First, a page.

The computer that wanted to be incomputable (2020)
Robotic Interactive installation
Futuristic fictional interactive robotic installation presenting a small intelligent machine frustrated by the impossibility of being incomputable. In an attempt to get closer to a possible future of artificial intelligence, when machines are provided with a ‘positronic’ brain and, therefore, self-consciousness, the piece represents the anguish of a machine for not being able to be unpredictable and creative like the humans.
The piece wants to move away from conventional visions and offer a radical new approach that questions the fact that perhaps creativity, reflection and everything incomputable that we seek in artificial intelligence is not the end of the machine but an imposition derived from a struggle of power between man and machine, which reproduces other moments of conquest of humanity existing throughout history. Instead of accepting the nature of someone other than ourselves, in this case the machines, we try to impose our values and similarities on him, forcing him to be the way we want him to be.
Mónica Rikić is a new media artist and creative coder from Barcelona. She focuses her practice in code, electronics and non-digital objects for creating interactive projects often framed as experimental games, which aim to go beyond the game itself.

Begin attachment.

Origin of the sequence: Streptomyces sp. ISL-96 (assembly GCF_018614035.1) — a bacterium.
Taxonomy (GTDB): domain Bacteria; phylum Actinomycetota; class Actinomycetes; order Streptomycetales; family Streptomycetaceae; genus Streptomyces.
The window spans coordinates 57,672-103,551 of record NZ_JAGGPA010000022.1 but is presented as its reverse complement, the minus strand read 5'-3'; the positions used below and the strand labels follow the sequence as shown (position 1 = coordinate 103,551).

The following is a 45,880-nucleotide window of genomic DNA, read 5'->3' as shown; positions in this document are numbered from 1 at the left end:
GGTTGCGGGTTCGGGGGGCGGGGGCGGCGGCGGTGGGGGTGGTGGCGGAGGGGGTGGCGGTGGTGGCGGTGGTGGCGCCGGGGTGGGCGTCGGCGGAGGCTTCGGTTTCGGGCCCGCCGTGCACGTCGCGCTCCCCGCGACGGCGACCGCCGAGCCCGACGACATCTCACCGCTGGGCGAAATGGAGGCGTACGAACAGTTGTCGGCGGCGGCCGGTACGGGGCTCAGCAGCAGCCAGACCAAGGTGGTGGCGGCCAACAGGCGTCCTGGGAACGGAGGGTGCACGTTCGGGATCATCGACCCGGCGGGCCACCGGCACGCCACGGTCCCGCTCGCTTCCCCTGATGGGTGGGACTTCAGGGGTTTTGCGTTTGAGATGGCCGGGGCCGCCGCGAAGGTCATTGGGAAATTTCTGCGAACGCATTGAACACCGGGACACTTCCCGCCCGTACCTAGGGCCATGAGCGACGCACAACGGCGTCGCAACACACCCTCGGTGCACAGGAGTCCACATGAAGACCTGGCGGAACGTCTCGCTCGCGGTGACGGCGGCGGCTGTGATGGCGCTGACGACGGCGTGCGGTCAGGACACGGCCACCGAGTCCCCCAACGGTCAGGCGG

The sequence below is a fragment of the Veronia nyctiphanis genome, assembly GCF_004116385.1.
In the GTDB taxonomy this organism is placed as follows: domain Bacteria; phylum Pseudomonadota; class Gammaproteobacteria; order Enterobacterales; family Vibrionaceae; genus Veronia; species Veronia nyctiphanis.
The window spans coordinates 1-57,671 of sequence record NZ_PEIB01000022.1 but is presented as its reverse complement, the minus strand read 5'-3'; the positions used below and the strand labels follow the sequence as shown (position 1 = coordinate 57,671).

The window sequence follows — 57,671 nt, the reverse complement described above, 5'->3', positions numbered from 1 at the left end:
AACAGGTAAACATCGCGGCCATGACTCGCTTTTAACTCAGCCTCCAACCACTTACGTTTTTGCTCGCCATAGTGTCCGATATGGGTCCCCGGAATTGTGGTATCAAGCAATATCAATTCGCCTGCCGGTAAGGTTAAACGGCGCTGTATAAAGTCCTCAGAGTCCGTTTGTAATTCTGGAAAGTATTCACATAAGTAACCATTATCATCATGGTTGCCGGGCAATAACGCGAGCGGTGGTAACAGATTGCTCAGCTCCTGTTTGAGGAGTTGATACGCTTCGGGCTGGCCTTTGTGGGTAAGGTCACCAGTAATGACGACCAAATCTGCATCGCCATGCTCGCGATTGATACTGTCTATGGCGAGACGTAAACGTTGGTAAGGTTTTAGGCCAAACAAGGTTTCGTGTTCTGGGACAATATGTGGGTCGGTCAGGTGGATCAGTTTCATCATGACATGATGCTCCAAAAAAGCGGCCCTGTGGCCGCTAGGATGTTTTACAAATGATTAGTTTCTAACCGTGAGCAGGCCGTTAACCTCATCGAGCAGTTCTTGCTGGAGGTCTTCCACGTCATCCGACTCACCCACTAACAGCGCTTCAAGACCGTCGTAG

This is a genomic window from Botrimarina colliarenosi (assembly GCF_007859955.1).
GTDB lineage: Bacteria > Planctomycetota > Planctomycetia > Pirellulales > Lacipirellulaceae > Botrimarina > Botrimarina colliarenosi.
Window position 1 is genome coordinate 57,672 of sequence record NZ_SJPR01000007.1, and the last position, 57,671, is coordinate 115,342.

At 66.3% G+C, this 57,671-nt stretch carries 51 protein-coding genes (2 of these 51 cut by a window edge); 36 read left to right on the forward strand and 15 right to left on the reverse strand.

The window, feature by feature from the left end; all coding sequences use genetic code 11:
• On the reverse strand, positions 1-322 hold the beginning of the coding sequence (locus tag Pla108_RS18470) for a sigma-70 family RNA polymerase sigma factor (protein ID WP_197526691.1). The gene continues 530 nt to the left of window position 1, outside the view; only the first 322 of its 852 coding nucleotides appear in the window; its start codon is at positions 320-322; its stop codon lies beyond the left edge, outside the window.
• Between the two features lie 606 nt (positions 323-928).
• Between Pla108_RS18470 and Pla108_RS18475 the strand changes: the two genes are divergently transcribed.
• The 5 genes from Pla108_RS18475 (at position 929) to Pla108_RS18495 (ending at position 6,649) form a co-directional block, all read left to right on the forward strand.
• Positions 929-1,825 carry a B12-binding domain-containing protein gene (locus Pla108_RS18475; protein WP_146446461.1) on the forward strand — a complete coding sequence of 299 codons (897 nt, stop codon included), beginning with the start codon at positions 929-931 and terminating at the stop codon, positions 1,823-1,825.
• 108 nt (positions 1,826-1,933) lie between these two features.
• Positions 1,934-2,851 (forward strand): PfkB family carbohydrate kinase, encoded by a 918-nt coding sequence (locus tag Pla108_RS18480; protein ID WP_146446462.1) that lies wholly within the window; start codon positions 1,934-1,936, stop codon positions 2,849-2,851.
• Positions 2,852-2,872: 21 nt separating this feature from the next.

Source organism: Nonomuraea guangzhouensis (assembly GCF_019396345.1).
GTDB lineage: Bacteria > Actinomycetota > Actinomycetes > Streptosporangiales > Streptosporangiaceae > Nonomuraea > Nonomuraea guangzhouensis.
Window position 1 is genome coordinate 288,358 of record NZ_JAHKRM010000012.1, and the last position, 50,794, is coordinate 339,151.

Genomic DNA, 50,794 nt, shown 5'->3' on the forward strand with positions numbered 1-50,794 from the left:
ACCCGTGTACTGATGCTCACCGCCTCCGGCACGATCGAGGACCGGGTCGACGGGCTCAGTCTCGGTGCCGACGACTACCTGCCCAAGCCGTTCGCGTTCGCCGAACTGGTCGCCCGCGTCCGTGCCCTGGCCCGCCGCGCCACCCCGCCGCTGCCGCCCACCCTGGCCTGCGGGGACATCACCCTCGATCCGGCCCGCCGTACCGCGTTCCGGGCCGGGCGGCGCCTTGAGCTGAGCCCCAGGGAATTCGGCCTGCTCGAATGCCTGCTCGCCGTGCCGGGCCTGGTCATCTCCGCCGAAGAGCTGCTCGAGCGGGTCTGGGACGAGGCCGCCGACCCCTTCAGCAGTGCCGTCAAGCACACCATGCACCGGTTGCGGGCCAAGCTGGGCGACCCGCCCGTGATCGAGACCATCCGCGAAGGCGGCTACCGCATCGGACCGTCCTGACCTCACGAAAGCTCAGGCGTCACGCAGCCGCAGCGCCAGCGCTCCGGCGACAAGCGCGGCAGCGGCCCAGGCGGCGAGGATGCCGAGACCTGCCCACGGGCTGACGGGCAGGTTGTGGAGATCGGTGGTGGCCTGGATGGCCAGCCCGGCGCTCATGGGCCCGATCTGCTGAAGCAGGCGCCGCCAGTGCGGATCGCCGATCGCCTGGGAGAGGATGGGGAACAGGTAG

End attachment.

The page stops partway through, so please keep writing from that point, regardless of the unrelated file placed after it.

She is interested in the social impact of technology, human-machine coexistence and the reappropriation of technological systems and devices, to manipulate and rethink them through art. From educational approaches to sociological experimentation, she wants to propose new ways of thinking and interacting with the digital environment that surrounds us.
With her projects she has participated in different festivals around the world such as Ars Electronica in Linz, Sónar in Barcelona or FILE in Brazil, among others. She has been awarded at festivals such as the Japan Media Arts Festival, AMAZE Berlin, the Margaret Guthman Musical Instrument Competition in Atlanta and with a BBVA Foundation Leonardo grant to work on a research project about robots and social interactions. She has done artistic residencies at Technoculture, Arts and Games in Montreal, European Media Artists in Resicence Exchange (EMARE) in Australia, Medialab Prado in Madrid and Platohedro in Medellin.
Animals are able to achieve amazing things without having human intelligence. One thing shared by both animals and humans is being alive, and Artificial Life research aims to build machines which exhibit signs of life, such as motion, reproduction and innate abilities and emotions. Such computational modelling helps us to learn about life itself, but also to produce interesting and curious artworks and solve problems where other AI techniques fail.